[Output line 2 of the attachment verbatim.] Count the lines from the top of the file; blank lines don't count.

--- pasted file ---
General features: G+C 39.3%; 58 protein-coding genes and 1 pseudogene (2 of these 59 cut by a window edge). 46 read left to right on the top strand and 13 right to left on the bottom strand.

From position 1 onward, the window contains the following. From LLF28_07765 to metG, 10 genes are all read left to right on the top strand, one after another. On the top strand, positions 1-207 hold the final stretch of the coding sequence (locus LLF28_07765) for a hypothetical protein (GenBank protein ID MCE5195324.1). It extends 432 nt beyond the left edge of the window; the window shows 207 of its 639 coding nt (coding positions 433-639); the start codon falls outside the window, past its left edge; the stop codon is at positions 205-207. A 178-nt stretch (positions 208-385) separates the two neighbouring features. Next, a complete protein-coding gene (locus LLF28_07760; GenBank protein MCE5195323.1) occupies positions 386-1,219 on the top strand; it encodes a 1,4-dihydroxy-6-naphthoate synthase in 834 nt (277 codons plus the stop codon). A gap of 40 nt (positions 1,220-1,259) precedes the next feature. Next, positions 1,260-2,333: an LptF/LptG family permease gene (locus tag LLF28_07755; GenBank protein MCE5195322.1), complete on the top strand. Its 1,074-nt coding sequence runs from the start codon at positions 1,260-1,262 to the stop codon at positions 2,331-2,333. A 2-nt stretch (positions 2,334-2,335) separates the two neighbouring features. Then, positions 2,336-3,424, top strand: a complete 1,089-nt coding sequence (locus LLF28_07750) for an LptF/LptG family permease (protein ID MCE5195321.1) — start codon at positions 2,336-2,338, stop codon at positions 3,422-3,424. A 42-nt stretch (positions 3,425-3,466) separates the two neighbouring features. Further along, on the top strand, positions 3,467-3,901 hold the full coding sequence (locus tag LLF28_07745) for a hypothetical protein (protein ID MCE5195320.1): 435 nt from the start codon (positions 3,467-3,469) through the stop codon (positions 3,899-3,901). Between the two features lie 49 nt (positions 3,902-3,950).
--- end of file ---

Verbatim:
From position 1 onward, the window contains the following. From LLF28_07765 to metG, 10 genes are all read left to right on the top strand, one after another. On the top strand, positions 1-207 hold the final stretch of the coding sequence (locus LLF28_07765) for a hypothetical protein (GenBank protein ID MCE5195324.1). It extends 432 nt beyond the left edge of the window; the window shows 207 of its 639 coding nt (coding positions 433-639); the start codon falls outside the window, past its left edge; the stop codon is at positions 205-207. A 178-nt stretch (positions 208-385) separates the two neighbouring features. Next, a complete protein-coding gene (locus LLF28_07760; GenBank protein MCE5195323.1) occupies positions 386-1,219 on the top strand; it encodes a 1,4-dihydroxy-6-naphthoate synthase in 834 nt (277 codons plus the stop codon). A gap of 40 nt (positions 1,220-1,259) precedes the next feature. Next, positions 1,260-2,333: an LptF/LptG family permease gene (locus tag LLF28_07755; GenBank protein MCE5195322.1), complete on the top strand. Its 1,074-nt coding sequence runs from the start codon at positions 1,260-1,262 to the stop codon at positions 2,331-2,333. A 2-nt stretch (positions 2,334-2,335) separates the two neighbouring features. Then, positions 2,336-3,424, top strand: a complete 1,089-nt coding sequence (locus LLF28_07750) for an LptF/LptG family permease (protein ID MCE5195321.1) — start codon at positions 2,336-2,338, stop codon at positions 3,422-3,424. A 42-nt stretch (positions 3,425-3,466) separates the two neighbouring features. Further along, on the top strand, positions 3,467-3,901 hold the full coding sequence (locus tag LLF28_07745) for a hypothetical protein (protein ID MCE5195320.1): 435 nt from the start codon (positions 3,467-3,469) through the stop codon (positions 3,899-3,901). Between the two features lie 49 nt (positions 3,902-3,950).